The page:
Chandre Dharmawardana, in a COMMENT directed at the moderate voice of Daya Wickramatunga in Thuppahi Commentary, 5 August 2020 …. here raised in status because of its salience and wisdom
Daya Wickrematunga is said quoted to say: “Our Constitution should include that amendment. The 13th amendment that prescribed equal powers to the provinces, with equal status to the Sinhalese and Tamil languages, was aimed at that. It went to show that the ‘Sinhala Only’ policy of SWRD was wrong.”
In the USA, the Hispanic population is close to 20% and enjoys majority status in some states like New Mexico or California (while in SL, the Tamil population is close to 12-15%), but Spanish is not a national language in the US, and the Star–Spangled Banner is not sung in Spanish.
In France, the population of Arab-speaking people is similarly high, but Arabic is not an official language of France and the Marseillaise is not sung in Arabic.
I would say that Spanish in the US, and Arabic in France should be given recognition as official languages – but no one even dares to talk about it.
How to restore the “rights” of minorities? the solution is NOT via the constitution, or via carving out ethnic enclaves. Once we recognize Spanish in the US, what about Yiddish in New York, or Chinese in the West coast? What about aboriginal languages? An injustice will be done to some minority.
The answer is in technology. Let the constitution say that the majority language, e.g., French in France, is the official language. But we can make all languages equal in practice via technology since everyone’s cell phones can translate from any language to the cell-phone owner’s language (be it Mongolian) and render it in voice or in text. Then, even the tiniest language can exist and every one’s practical needs and enshrined rights can be met, without everyone having to learn a multitude of languages. For details, see:
The 13th amendment has not helped. It has created more problems & more distrust than ever before; and the language divide exists as it did. Also, by giving a special status to Tamil, not enjoyed by Sinhala in the North and East, some (see Island, July 28, Tiranagama’s articles) have claimed that a serious inequality has been created. Tiranagama claims that Tamil has more rights than the majority language has, right through out the country. I have not studied the problem, but legal experts should.
“France to stop Muslims praying in the street, interior minister says” ………………….. ……….. …………. https://www.independent.co.uk/news/world/europe/france-stop-muslims-praying-street-ban-islam-interior-minister-a8064591.html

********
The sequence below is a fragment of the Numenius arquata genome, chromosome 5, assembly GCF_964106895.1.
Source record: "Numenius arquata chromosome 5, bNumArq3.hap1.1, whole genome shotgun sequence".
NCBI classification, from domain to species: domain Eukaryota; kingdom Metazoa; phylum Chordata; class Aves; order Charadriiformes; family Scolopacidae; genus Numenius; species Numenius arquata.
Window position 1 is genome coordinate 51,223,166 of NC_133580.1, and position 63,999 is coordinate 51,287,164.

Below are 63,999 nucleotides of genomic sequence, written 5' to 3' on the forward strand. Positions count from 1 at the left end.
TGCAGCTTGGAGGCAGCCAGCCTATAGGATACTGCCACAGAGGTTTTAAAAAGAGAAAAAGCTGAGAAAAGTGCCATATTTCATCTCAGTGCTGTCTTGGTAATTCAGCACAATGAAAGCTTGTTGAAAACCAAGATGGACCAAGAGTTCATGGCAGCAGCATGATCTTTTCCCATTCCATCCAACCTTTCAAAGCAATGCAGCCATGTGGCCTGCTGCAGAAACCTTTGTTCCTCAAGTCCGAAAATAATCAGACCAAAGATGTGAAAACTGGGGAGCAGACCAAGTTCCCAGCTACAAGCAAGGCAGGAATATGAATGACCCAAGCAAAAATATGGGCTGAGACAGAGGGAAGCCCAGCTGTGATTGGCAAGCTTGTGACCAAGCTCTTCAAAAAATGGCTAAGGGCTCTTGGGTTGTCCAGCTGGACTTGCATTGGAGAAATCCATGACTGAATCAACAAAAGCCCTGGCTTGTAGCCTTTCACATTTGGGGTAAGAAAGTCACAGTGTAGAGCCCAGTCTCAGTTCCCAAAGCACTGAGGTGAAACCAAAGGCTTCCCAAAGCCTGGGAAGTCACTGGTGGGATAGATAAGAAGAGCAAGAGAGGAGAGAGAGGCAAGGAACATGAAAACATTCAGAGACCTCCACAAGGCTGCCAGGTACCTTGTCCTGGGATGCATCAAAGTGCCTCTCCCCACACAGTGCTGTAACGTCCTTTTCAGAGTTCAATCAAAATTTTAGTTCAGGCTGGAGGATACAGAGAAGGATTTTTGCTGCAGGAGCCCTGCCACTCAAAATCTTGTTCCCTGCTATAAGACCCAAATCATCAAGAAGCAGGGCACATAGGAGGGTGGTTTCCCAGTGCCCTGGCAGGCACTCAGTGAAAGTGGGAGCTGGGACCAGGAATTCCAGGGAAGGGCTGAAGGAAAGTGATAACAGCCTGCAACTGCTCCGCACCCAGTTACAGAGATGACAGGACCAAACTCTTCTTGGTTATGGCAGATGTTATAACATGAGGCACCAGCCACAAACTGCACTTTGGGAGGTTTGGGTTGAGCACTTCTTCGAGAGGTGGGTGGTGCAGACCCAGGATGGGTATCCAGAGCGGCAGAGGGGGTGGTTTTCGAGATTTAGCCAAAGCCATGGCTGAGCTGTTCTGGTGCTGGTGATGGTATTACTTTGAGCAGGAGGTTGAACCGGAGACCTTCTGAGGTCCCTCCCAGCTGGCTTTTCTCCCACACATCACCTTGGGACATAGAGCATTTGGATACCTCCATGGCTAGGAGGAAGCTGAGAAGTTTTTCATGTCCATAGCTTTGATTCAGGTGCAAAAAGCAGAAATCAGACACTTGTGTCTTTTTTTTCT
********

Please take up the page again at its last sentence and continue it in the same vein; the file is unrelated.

I am not French. But I love the French national anthem viz “La Marseillaise.” I find it stirring. I sing it in [one second after the French] and punch the air. Allez! Allez!
One response to “Language of Governmentality: An Incisive Comparison”
Sinhala Only was a contemptible ploy to disenfranchise Burghers, Tamils and others who did not read or write Sinhala. It was also intended to eliminate the advantage that literate English speakers had, and will always have, over Sinhala monolinguals.
The statements about national anthems is pointless and irrelevant. National anthems come in their own native languages.
Everything in Canada from food labels to political notifications come in English and French, and in the US does the same obtains in Spanish, but
English will always be a global language, and the preeminent language of commerce and science.
Americans are notoriously monolingual, however good private schools teach Spanish, French, Latin and German. Though I consider myself to have only an average i.q, I speak, read and write English, Sinhala and Spanish, and can read, understand and translate Spanish, French and Italian. I can also, to varying degrees, read Russian, Greek, Malayalam, Hindi, Sanskrit and Sinhala.
While devices with machine translations are moderately useful, they are flawed and inadequate, and folks who rely exclusively on them will be prone to making ridiculous errors. Devices are no substitute for learned language.
Monolingual citizens of insignificant, obscure, third-world countries, meaning those who do not speak, read or write at least one international language, will always be at an economic disadvantage and have limited options in comparison to those who do. The majority of such monolinguals will tend to fall squarely into a recognizable underclass.
Sinhala Only was and is a failed political policy. It makes second class citizens of Sinhala only speakers.